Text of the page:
Joanna was six when she announced that she wanted a dog.

“That’s a great idea,” the parents said. “We’ll go to the Humane Society and pick one out.” The daughter, responding as if we had been speaking Urdu, continued with her announcement: “I want a white Scottish terrier, and I’m going to name her Rose.”

So let it be written; so let it be done.

Thus began our long life’s journey in the company of smart, independent dogs. The Scotty, you see, has many admirable qualities: They are loyal to their family, bark only when necessary (usually to warn of the invasion of a UPS courier), and do not shed. Their less than admirable qualities include an unwillingness to respond to requests like “Dammit, Rose, it’s raining. Come here!”

Hoover was added as companion for Rose. He was all Scotty but was from the not-quite-up-to-breed standards set by the AKC. Rose passed on to the eternal sofa by the fire where people wouldn’t give her ridiculous commands, and Molly came in from the sidelines as Scotty #3. When Hoover went on to join Rose so she could continue to dominate him, we planned to get another Scotty.

George portraitNot to be. We made the mistake of stopping by an adoption event sponsored by Atlanta Pet Rescue, and George marketed his way into the family. George is not a Scotty. He is … well … maybe … OK, OK, so his mother slept around. There is Briard there (the ears mainly), and Chow (tongue and tail), and maybe some other breed that sheds a lot. Unfortunately, when God said “brains” George thought She said “stains” and told Her he didn’t want any. George, to put it kindly, has the IQ of an asteroid.

He is loveable and loyal to a fault. He is an excellent watchdog, a good friend, fastidious in his personal habits, polite, and runs into doors. He doesn’t snore, and he chases the hose on the deck while behind the closed windows of the breakfast room. He doesn’t play catch because he is wary of the ball, and he abhors getting his feet wet. Molly, now a grumpy old woman, ignores him.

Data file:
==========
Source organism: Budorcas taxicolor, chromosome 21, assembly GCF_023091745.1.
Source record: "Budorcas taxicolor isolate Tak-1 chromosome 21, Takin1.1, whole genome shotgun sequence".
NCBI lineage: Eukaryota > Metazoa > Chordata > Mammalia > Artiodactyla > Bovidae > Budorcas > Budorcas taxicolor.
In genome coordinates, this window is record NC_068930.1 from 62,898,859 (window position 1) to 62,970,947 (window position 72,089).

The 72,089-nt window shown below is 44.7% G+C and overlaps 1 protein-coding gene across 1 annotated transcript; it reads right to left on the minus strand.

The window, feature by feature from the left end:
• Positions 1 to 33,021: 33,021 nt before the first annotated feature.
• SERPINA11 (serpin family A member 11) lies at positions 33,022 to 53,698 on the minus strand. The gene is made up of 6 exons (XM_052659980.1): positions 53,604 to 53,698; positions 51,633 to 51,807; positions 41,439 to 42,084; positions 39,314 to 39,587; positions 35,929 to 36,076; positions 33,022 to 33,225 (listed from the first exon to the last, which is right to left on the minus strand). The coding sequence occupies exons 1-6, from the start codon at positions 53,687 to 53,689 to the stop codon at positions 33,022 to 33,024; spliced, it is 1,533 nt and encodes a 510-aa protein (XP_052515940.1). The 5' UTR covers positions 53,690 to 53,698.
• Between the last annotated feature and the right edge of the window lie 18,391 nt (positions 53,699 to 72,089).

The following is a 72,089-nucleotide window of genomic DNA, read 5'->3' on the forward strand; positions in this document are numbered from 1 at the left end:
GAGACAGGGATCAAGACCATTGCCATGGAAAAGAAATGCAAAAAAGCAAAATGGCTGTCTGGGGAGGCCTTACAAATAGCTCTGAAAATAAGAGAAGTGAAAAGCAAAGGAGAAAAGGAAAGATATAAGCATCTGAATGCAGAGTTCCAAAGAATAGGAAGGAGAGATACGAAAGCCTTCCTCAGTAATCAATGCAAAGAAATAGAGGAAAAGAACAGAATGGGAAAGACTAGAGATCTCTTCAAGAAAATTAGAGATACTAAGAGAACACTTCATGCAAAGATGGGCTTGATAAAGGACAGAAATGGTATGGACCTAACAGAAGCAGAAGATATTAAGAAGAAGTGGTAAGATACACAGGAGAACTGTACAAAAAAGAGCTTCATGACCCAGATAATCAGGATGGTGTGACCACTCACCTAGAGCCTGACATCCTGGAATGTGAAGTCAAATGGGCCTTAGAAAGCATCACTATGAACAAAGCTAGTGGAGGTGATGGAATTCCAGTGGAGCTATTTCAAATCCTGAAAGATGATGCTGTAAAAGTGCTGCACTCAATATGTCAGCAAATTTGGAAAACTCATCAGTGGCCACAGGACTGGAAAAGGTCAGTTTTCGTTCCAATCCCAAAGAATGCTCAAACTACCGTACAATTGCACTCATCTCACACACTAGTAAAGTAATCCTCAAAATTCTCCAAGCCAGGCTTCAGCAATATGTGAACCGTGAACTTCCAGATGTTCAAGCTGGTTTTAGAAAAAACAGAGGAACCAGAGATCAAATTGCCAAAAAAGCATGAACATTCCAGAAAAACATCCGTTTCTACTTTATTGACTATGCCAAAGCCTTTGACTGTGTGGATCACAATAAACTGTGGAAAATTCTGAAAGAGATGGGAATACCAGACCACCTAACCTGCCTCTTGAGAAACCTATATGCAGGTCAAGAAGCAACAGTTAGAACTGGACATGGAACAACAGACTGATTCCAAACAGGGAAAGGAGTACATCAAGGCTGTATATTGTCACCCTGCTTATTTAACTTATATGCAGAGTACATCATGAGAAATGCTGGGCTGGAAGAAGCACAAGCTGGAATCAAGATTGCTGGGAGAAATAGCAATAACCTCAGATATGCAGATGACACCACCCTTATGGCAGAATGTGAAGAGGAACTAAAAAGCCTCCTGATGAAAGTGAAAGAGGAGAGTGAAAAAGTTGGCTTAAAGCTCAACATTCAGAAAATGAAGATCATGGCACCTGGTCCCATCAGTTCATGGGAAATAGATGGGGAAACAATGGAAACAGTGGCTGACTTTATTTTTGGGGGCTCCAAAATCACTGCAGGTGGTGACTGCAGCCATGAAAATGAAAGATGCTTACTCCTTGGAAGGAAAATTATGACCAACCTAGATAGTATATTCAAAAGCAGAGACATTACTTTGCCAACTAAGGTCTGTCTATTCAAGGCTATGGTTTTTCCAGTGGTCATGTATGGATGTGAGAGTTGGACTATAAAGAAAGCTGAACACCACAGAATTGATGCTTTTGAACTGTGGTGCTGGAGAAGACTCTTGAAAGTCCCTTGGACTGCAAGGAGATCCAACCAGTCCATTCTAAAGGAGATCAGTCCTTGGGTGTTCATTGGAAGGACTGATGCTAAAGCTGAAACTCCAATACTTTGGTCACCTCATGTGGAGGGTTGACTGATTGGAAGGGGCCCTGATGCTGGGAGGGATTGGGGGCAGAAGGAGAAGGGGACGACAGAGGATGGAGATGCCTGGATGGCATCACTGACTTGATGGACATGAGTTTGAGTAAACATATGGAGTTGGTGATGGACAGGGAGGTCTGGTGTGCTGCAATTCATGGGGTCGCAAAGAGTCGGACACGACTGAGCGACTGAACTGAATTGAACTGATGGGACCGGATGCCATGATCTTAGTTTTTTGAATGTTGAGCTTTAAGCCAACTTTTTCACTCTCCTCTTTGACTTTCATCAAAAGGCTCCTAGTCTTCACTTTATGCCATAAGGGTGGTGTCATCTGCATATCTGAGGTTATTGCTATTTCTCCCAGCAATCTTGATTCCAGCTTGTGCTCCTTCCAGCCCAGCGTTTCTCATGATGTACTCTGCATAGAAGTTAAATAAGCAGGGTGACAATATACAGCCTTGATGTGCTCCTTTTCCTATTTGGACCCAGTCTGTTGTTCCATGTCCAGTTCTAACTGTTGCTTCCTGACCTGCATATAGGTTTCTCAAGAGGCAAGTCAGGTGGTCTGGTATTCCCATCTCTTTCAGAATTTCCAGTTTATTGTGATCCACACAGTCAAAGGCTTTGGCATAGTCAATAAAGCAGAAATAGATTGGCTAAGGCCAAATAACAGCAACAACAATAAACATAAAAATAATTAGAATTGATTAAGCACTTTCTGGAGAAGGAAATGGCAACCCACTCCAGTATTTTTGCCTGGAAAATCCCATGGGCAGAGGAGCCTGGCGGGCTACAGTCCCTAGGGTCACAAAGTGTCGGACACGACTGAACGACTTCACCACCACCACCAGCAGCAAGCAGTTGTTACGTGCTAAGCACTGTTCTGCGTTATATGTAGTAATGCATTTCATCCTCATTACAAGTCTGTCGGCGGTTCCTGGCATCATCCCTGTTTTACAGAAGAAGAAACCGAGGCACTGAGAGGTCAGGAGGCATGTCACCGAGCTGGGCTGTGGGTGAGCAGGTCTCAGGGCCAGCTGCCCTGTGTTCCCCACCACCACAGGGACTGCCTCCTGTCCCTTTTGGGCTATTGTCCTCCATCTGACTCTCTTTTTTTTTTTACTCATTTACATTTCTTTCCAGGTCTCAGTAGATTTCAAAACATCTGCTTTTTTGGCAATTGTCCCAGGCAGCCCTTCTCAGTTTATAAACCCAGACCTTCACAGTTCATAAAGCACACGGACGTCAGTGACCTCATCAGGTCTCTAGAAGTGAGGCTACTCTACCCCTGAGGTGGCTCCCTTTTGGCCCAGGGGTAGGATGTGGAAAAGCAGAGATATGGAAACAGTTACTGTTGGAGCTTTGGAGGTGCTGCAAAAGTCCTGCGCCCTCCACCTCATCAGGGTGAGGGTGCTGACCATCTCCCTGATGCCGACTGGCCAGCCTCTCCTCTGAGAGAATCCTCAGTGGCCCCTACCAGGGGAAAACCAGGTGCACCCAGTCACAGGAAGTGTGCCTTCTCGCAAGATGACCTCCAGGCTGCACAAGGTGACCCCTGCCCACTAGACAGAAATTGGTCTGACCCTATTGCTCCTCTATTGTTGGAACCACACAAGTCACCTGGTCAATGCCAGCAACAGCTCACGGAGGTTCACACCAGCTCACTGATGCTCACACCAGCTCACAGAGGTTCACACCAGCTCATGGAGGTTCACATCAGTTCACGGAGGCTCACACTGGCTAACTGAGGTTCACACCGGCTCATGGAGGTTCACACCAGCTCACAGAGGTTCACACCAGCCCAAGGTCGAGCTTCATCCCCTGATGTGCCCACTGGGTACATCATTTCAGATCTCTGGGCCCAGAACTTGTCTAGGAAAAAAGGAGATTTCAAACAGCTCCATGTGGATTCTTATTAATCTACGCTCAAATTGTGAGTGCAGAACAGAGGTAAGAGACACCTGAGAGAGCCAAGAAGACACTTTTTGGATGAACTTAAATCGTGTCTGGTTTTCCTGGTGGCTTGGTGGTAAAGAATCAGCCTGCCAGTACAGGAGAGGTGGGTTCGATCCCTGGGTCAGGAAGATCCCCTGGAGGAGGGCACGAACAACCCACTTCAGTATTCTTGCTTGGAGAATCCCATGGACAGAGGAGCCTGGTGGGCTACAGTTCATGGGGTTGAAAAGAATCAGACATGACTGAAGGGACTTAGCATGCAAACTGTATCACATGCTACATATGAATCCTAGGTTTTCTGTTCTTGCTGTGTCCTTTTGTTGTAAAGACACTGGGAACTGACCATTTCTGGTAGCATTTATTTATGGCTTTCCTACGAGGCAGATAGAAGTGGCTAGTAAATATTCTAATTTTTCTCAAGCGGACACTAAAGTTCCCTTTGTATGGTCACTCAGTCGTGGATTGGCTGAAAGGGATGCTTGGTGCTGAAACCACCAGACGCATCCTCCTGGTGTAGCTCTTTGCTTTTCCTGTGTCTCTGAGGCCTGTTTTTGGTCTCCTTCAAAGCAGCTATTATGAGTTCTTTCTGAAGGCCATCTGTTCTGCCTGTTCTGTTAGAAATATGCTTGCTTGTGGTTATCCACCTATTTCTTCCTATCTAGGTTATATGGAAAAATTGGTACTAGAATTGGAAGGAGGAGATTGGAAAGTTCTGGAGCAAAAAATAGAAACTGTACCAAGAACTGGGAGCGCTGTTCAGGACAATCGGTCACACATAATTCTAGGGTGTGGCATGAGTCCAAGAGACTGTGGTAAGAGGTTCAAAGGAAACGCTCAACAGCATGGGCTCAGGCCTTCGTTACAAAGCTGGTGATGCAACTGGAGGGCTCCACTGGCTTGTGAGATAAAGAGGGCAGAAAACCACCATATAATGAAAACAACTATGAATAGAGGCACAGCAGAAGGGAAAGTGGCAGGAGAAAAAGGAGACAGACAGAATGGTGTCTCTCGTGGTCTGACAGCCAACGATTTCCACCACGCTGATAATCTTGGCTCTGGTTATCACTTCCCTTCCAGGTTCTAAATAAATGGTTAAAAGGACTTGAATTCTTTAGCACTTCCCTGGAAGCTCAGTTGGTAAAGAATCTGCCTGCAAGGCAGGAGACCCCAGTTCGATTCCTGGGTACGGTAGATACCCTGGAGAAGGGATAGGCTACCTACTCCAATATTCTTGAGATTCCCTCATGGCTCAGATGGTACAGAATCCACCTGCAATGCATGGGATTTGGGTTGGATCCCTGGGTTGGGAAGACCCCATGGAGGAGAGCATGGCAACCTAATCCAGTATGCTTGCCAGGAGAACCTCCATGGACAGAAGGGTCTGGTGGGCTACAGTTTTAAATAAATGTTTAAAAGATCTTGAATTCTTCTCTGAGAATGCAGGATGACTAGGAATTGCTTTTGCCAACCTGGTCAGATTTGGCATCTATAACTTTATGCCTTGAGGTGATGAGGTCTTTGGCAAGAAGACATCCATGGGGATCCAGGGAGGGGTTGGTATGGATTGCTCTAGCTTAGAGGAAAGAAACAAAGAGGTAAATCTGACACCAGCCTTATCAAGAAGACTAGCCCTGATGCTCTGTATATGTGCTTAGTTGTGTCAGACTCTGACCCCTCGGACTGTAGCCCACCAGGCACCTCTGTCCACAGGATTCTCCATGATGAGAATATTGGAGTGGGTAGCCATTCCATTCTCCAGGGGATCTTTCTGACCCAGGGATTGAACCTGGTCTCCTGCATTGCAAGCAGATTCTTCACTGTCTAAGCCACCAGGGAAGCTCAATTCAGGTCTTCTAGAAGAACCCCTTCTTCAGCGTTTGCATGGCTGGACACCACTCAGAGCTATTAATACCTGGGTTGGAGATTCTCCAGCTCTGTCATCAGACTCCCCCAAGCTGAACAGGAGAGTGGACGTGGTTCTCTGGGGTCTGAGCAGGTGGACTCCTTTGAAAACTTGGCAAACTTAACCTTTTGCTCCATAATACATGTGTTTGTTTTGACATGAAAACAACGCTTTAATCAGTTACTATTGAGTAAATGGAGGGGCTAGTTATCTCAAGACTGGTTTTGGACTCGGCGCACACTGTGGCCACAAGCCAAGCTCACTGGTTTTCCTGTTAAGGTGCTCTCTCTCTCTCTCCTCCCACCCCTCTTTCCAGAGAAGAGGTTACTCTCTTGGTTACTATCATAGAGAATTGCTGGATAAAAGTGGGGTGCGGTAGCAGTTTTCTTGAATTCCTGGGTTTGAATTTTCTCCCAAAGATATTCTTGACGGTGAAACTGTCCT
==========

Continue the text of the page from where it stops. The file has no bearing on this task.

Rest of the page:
Molly worries; George takes it as it comes. He doesn’t listen to talk radio, read the newspaper, care who will be the next mayor, or discuss the health-care debate. He has never been to a public hearing or written his Congressman. He does not protest any causes, will not sign petitions, thinks good of everyone until proven wrong, and doesn’t own an iPhone.

George cares about the sunshine on the deck, the activities of the two Westies next door, and whether or not his bowl has food in it. He enjoys the occasional paper towel and has his favorite chair. A ride in the car is nice and being scratched under the chin is a treat. He appreciates the occasional piece of Swiss cheese and knows there will always be someplace to take a nap.

Maybe George came into my life to teach me about priorities. What if there was a “Take Your Master To Work Day?” I’d like to give his routine a shot, and I bet Hallmark would make a fortune.

Mark Johnson

Mark Johnson

Mark Johnson is a professional mentalist and mind reader who presents his unique and unforgettable program to conventions, college and universities, sales meetings, private parties, business and civic clubs and more. He has also appeared at the Punchline Comedy Club in Atlanta and produces, along with Jerry Farber and Joe M. Turner, Atlanta Magic Night at the Red Light Cafe in Midtown. He is a member of the Psychic Entertainers Association, the International Brotherhood of Magicians, the Georgia Magic Club,Buckhead Rotary Club and Friends of Jim The Wonder Dog. You can learn more at He is the author of three books: "Living The Dream," the story of the first ten years of FedEx; "Superman, Hairspray, and the Greatest Goat On Earth," a collection of mostly true stories;, and "Yes Ma'am, You're Right: The Essential Rules For Living With A Woman."  Mark's day job is as a freelance writer and communications and marketing consultant. Mark has traveled around the world twice but has never been to Burlington, Vermont. He does not eat beets or chicken livers, and he has never read "Gone With The Wind." He is the only person he knows who was once a card-carrying member of the International Brotherhood of Ventriloquists. He is a fifth generation Atlantan,  the father of three, and the grandfather of five. All offspring are demonstrably perfect. He lives in Smyrna with his wife Rebecca (aka The Goddess) and two dogs: Ferguson, an arrogant Scottish terrier; and, Lola, a Siberian husky who is still trying to figure out what the hell she's doing in Cobb County.